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April 16 COVID-19 update: 6,262 cases, 141 deaths in Tennessee

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Posted at 9:11 AM, Apr 16, 2020
and last updated 2020-04-17 08:55:28-04

NASHVILLE, Tenn. (WTVF)  — The Tennessee Department of Health has confirmed 6,262 cases of COVID-19 across the state. The department said 141 deaths have been reported.

TDOH officials said of those cases, 2,786 have recovered, while 691 have been hospitalized.

Earlier in the day, Metro Public Health Department officials confirmed 1,560 cases of COVID-19 in Nashville/Davidson County, an increase of 68 in the past 24 hours. An additional death was also confirmed.

Watch the full briefing below:

Dr. Alex Jahangir said the confirmed cases range in age from 2 months to 94 years. The county's 18th death was also confirmed after a 70-year-old man died. Jahangir said he had underlying health conditions.

Seventy residents have been hospitalized in Davidson County facilities. Of the confirmed cases, 677 individuals have recovered from the virus. Metro health officials said the large number of newly recovered cases is a result of updated data reporting procedures.

The remaining cases are self-isolating at home with mild and manageable symptoms. The MPHD COVID-19 Hotline received 257 calls on Wednesday, April 15, 2020.


Total number of cases: 1,560
Cases reported in the past 24 hours: 68

Cases by sex
Male: 725
Female: 730
Unknown: 105

Total cases by age

Unknown
44
0-10
22
11-20
77
21-30
487
31-40
292
41-50
213
51-60
199
61-70
135
71-80
70
81+
21
Total
1,560
Recovered
677
Deaths
18
Total active cases
865

Nashville Mayor John Cooper urged everyone to continue following the "Safer at Home" order and to wear face coverings.

Metro Nashville Public Schools Director Dr. Adrienne Battle also said the district will be implementing a strategic framework for students while schools remain closed for the rest of the year.

Starting this week and next, MNPS will work to make sure every student has access to a "high-quality education that will prepare them for the next school year." This will include support for teachers and staff on best practices while working remotely with their students.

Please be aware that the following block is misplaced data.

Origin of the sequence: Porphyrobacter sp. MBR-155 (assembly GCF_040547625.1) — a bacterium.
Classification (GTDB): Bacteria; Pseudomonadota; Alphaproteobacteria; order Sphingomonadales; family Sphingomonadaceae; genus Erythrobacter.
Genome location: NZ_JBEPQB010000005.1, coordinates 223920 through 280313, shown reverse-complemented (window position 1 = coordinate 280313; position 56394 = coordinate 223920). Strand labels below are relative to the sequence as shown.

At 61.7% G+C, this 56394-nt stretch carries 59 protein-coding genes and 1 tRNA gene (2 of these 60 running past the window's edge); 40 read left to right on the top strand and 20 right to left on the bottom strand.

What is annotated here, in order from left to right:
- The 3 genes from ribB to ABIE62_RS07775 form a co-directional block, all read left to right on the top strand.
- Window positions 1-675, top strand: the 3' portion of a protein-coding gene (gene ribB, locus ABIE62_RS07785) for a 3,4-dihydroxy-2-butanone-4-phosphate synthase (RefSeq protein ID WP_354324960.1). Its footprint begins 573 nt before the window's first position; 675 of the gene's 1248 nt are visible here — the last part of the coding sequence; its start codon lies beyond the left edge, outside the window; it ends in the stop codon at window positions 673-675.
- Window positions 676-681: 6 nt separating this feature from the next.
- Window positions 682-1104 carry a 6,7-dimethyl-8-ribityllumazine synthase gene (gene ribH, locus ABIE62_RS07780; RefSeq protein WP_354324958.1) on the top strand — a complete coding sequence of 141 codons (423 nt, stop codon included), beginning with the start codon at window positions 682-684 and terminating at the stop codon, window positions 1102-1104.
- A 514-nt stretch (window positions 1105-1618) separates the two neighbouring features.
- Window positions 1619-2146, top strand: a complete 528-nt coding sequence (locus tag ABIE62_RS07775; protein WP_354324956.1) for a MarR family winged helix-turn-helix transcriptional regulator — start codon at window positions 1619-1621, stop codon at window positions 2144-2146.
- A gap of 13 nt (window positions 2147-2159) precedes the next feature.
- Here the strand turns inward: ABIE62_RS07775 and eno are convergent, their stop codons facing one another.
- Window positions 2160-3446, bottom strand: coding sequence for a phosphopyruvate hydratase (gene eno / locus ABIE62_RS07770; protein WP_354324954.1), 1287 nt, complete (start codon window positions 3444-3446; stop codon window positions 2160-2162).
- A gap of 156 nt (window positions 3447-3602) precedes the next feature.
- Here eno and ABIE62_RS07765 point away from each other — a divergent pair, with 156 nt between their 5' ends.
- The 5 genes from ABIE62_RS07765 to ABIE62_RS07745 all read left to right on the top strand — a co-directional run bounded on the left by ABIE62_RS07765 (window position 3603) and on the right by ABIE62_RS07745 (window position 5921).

Beginning April 27, Metro Schools said students can expect a "more structured learning environment" that won't include required graded materials or attendance that count towards a student’s record. However, they said it will involve more accountability and tracking of student outcomes in the interest of developing their success.

On Wednesday, the Tennessee Department of Health confirmed 6,079 cases and 135 deaths across the state. TDOH said 2,196 people have since recovered from the virus.

Tennessee is also expanding its testing capacity for COVID-19, including making free tests available statewide. Gov. Bill Lee said the tests will be available for any Tennessean at no cost, regardless of traditional symptoms.

Additionally, all rural county health departments will offer free testing five days a week. Click here for a full list of sites.

MORE TENNESSEE COVID-19 COVERAGE

See all our coronavirus coverage here

COUNTY-BY-COUNTY CASES IN TENNESSEE

What is COVID-19 (a.k.a. the new coronavirus?)

According to the World Health Organization, coronaviruses (CoV) are a large family of viruses that cause illness ranging from the common cold to more severe diseases. Examples include the Middle East Respiratory Syndrome (MERS-CoV) and Severe Acute Respiratory Syndrome (SARS-CoV). A novel coronavirus (nCoV) is a new strain that has not been previously identified in humans. COVID-19 stands for "Coronavirus disease 2019," which is when this strain of the coronavirus was discovered.

What are the symptoms?

The CDC says patients confirmed to have the 2019-nCoV reportedly had mild to severe respiratory illness with:

  • Cough
  • Shortness of breath or difficulty breathing

Or at least two of the following symptoms:

  • Fever
  • Chills
  • Repeated shaking with chills
  • Muscle pain
  • Headache
  • Sore throat
  • New loss of taste or smell

At this time, the CDC believes symptoms could appear as soon as two days after exposure, or as long as 14 days.

Prevention

The CDC is recommending "common sense" measures such as:

  • Wash your hands often with soap and water for at least 20 seconds. If soap and water are not available, use an alcohol-based hand sanitizer.
  • Avoid touching your eyes, nose, and mouth with unwashed hands.
  • Avoid close contact with people who are sick.
  • Stay home when you are sick.
  • Cover your mouth and nose with a cloth face cover when around others.
  • Cover your cough or sneeze with a tissue, then throw the tissue in the trash.
  • Clean and disinfect frequently touched objects and surfaces.